Mr BELL (Mount Gambier) (15:40): Hear, hear! My nephew is also a patient of Professor David David.
When it comes to regional vision, we need a parliament that looks at opportunities for our regions. For too long, people in the regions feel like they have been forgotten. Not since the days of Tom Playford have we had a vision for South Australia that included the regions. He took a largely agricultural rural economy and turned it into a manufacturing hub. He was the driving force behind the creation of the Electricity Trust of South Australia and how water was distributed across the state. He drove the expansion of the Housing Trust. He brought companies such as Philips and Uniroyal to South Australia, as well as the defence industry.
Woods and Forests were powered in the South-East through government spending, as was APCEL in Millicent, power stations in Port Augusta, steelmaking in Whyalla, the lead smelter in Port Pirie and car making in Elizabeth, all on the back of a government and a premier with a vision and focused funding of both state and federal resources. Heading into the future, we can continue to tinker with what is left of this postwar vision of South Australia, or we can be bold and add to the foundation with a vision of our own.
Information technology is our next industrial opportunity and we need to proactively attract the opportunity that exists. Companies like Amazon, Facebook, Google and Apple have revenues similar to the gross domestic product of some small countries, yet what are we doing to attract them here? The partnership with Tesla is a positive step in the right direction. We now see the benefits of this, with the new owner of GFG Alliance investing $700 million in solar, battery and pumped hydro storage to deliver power to Liberty OneSteel in Whyalla.
What about the South-East? Why not have legislation enacted to enable the country's first driverless cars to operate in the South-East? Why not legislate to enable the first pod services, short haul automated freight movements? We have an AARNet line, which is a connection between the universities down in Mount Gambier which provides internet speeds 10 times faster than the NBN, yet it is relatively unused and underutilised.
Call centres could be established to utilise the superfast access, incentivised by stamp duty exemptions on properties valued up to $500,000 for regional areas. Cloud technologies for Australia could be based in Mount Gambier, where the temperature is ideally suited to handle hard drive and data storage. Regional centres could have prohibitive legislation removed so that companies could develop their products. For example, in areas where there is minimal air traffic yet they have a population base to service, such as Port Augusta, we could develop drone technology or invite companies here to do that with enabling legislation.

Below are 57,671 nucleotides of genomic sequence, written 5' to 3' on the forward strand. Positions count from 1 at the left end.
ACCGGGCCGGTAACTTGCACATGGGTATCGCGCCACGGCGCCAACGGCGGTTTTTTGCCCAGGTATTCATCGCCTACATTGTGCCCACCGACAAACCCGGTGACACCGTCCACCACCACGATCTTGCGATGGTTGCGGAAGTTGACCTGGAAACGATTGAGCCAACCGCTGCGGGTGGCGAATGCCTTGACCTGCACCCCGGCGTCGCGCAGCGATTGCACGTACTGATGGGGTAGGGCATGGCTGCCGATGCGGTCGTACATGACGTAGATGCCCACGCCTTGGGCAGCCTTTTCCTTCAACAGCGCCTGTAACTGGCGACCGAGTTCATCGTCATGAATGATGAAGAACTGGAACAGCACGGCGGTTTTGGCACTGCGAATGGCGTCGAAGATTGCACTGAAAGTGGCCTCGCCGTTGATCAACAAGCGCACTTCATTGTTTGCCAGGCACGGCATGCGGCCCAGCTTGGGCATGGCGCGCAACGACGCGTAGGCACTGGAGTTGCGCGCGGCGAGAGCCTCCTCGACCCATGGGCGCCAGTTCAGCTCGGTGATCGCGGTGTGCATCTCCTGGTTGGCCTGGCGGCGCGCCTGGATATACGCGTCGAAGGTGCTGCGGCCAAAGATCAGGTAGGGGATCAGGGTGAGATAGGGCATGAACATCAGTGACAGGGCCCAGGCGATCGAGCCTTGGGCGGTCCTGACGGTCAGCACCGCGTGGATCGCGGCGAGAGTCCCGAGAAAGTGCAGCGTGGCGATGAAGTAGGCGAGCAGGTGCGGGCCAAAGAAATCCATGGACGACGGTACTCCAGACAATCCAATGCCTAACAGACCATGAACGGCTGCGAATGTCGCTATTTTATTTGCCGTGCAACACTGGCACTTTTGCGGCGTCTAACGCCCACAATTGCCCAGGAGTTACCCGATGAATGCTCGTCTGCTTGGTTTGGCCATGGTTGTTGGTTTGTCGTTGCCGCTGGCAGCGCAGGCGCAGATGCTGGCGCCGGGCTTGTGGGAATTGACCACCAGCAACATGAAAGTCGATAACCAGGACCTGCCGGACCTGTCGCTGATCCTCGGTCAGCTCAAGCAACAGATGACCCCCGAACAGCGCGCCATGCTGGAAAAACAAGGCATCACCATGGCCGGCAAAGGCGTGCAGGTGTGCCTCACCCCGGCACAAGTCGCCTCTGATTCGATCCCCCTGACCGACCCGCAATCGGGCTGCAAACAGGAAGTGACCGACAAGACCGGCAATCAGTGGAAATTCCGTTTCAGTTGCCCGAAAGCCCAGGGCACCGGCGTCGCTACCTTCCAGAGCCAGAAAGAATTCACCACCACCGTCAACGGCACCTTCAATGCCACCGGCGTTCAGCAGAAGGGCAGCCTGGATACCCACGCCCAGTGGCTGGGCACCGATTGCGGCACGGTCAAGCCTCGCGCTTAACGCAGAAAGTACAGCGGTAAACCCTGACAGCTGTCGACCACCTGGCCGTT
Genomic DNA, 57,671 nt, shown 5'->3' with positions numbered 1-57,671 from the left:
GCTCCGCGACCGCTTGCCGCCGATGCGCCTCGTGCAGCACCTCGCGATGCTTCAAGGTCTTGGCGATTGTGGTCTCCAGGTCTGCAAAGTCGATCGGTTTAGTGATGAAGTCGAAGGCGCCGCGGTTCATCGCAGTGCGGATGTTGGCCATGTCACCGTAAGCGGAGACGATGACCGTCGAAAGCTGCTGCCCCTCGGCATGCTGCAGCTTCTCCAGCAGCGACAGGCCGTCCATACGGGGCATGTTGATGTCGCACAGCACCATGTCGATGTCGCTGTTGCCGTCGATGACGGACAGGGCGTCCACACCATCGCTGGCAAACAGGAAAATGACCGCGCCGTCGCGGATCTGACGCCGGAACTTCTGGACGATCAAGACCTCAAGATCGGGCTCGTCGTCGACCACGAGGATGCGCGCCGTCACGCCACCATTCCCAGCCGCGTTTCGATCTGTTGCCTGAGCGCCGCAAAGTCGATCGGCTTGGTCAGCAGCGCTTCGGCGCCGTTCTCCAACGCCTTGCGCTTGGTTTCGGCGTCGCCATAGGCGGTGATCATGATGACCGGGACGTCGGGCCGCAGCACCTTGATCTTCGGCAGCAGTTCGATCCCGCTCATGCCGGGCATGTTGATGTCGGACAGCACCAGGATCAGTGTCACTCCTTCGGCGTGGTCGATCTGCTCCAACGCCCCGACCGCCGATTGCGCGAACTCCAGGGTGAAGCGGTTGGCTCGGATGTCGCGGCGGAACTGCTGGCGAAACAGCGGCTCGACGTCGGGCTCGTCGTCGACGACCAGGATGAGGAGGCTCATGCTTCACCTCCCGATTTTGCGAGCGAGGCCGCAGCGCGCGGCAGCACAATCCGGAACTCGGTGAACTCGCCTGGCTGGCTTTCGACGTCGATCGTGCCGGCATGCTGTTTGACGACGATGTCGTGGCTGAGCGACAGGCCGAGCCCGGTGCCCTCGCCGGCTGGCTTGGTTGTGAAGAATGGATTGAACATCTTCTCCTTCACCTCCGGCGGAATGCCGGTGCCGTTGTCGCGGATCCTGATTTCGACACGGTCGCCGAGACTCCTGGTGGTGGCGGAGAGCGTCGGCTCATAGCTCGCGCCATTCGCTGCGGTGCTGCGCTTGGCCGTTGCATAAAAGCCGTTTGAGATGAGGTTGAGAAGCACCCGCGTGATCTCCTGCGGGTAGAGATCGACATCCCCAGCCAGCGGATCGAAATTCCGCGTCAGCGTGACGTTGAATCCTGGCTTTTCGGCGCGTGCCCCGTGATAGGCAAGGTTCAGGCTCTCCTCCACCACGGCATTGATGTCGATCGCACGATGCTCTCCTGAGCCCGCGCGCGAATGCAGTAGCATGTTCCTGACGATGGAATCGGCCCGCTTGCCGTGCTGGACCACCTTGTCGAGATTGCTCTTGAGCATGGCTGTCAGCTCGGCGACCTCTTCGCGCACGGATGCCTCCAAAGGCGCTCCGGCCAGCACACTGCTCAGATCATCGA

Amazon, a company with a valuation infinitely bigger than the South Australian economy, could invest to develop their home delivery services right here in South Australia. Port Augusta could be the home of drone advancements, training and delivery technologies. I imagine a future where our regions are growing and thriving; where young people are attracted to progress their hopes and dreams in a low-cost environment, very similar to that envisaged by Tom Playford 75 years ago; where regions are drawing our most talented and active minds from not only the state but the nation and even the world; where, instead of declining and ageing populations, we have our regions as growing, prospering and thriving, developing products and innovations that inspire and change lives in an environment that is legislated right here in this Parliament of South Australia.
What we need from both sides of politics in this place is that enabling legislation to take the risk, to mitigate the risk and to convince and educate the people of our regional communities that this is a worthwhile cause. What we need from the government of the day is targeted investment and attraction of that vision. Our regions need a Tom Playford, who sees them as a vital part of the state's ongoing success and prosperity.